The example computing device 1000 also includes at least one orientation sensor 1008, such as a position and/or movement-determining element. Such a sensor can include, for example, an accelerometer or gyroscope operable to detect an orientation and/or change in orientation of the computing device, as well as small movements of the device. An orientation sensor also can include an electronic or digital compass, which can indicate a direction (e.g., north or south) in which the device is determined to be pointing (e.g., with respect to a primary axis or other such aspect). An orientation sensor also can include or comprise a global positioning system (GPS) or similar positioning element operable to determine relative coordinates for a position of the computing device, as well as information about relatively large movements of the device. Various embodiments can include one or more such elements in any appropriate combination. As should be understood, the algorithms or mechanisms used for determining relative position, orientation, and/or movement can depend at least in part upon the selection of elements available to the device.

FIG. 11 illustrates a logical arrangement of a set of general components of an example computing device 1100 such as the device 1000 described with respect to FIG. 10. In this example, the device includes a processor 1102 for executing instructions that can be stored in a memory device or element 1104. As would be apparent to one of ordinary skill in the art, the device can include many types of memory, data storage, or non-transitory computer-readable storage media, such as a first data storage for program instructions for execution by the processor 1102, a separate storage for images or data, a removable memory for sharing information with other devices, etc. The device typically will include some type of display element 1106, such as a touch screen or liquid crystal display (LCD), although devices such as portable media players might convey information via other means, such as through audio speakers. As discussed, the device in many embodiments will include at least one image capture element 1108 such as a camera or infrared sensor that is able to image projected images or other objects in the vicinity of the device. Methods for capturing images or video using a camera element with a computing device are well known in the art and will not be discussed herein in detail. It should be understood that image capture can be performed using a single image, multiple images, periodic imaging, continuous image capturing, image streaming, etc. Further, a device can include the ability to start and/or stop image capture, such as when receiving a command from a user, application, or other device. The example device similarly includes at least one audio capture component 1112, such as a mono or stereo microphone or microphone array, operable to capture audio information from at least one primary direction. A microphone can be a uni-or omni-directional microphone as known for such devices.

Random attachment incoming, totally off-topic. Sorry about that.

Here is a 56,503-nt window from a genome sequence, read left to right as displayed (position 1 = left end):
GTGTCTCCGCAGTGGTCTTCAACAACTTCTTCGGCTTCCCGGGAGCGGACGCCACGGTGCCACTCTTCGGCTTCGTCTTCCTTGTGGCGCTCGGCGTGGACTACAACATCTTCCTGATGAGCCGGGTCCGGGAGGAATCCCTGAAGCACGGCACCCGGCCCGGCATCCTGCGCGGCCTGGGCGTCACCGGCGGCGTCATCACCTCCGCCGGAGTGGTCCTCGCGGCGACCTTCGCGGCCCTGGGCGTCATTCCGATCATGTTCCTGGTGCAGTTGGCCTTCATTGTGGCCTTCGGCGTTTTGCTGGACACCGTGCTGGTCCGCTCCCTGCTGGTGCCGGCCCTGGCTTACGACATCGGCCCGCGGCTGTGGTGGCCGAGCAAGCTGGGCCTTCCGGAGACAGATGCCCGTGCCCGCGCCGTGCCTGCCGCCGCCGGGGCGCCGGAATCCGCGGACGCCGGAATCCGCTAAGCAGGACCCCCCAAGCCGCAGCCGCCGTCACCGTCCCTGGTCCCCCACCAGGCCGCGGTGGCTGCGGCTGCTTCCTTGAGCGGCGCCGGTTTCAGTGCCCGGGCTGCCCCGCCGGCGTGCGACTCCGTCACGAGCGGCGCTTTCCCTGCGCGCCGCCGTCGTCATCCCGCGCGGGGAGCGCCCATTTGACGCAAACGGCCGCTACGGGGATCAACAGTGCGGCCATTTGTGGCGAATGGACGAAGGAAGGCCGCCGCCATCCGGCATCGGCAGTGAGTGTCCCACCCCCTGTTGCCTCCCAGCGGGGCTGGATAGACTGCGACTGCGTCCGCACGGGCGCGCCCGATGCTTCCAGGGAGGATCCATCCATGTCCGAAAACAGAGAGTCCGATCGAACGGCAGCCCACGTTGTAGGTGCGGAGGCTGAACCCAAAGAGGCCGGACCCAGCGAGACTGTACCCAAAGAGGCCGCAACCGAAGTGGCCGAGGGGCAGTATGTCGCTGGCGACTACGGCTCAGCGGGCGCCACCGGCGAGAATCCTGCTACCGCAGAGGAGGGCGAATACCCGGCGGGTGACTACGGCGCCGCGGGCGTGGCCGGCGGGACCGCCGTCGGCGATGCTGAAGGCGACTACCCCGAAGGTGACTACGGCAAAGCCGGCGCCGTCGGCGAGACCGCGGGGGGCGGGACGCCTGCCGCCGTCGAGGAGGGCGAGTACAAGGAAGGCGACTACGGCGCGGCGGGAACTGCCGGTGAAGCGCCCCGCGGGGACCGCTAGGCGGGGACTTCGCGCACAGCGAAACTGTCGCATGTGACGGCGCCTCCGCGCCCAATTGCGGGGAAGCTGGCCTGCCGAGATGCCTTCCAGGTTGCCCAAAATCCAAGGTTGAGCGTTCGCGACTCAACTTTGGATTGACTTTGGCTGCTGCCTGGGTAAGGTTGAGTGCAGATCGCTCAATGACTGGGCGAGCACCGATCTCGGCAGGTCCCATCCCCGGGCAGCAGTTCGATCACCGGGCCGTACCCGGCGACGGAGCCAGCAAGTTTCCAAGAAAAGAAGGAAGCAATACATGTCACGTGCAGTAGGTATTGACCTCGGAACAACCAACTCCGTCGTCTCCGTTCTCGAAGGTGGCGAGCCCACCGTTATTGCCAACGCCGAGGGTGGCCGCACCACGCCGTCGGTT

In some embodiments, the computing device 1100 of FIG. 11 can include one or more communication elements (not shown), such as a Wi-Fi, Bluetooth, RF, wired, or wireless communication system. The device in many embodiments can communicate with a network, such as the Internet, and may be able to communicate with other such devices. In some embodiments the device can include at least one additional input device able to receive conventional input from a user. This conventional input can include, for example, a push button, touch pad, touch screen, wheel, joystick, keyboard, mouse, keypad, or any other such device or element whereby a user can input a command to the device. In some embodiments, however, such a device might not include any buttons at all, and might be controlled only through a combination of visual and audio commands, such that a user can control the device without having to be in contact with the device.

The device 1100 also can include at least one orientation or motion sensor 1110. As discussed, such a sensor can include an accelerometer or gyroscope operable to detect an orientation and/or change in orientation, or an electronic or digital compass, which can indicate a direction in which the device is determined to be facing. The mechanism(s) also (or alternatively) can include or comprise a global positioning system (GPS) or similar positioning element operable to determine relative coordinates for a position of the computing device, as well as information about relatively large movements of the device. The device can include other elements as well, such as may enable location determinations through triangulation or another such approach. These mechanisms can communicate with the processor 1102, whereby the device can perform any of a number of actions described or suggested herein.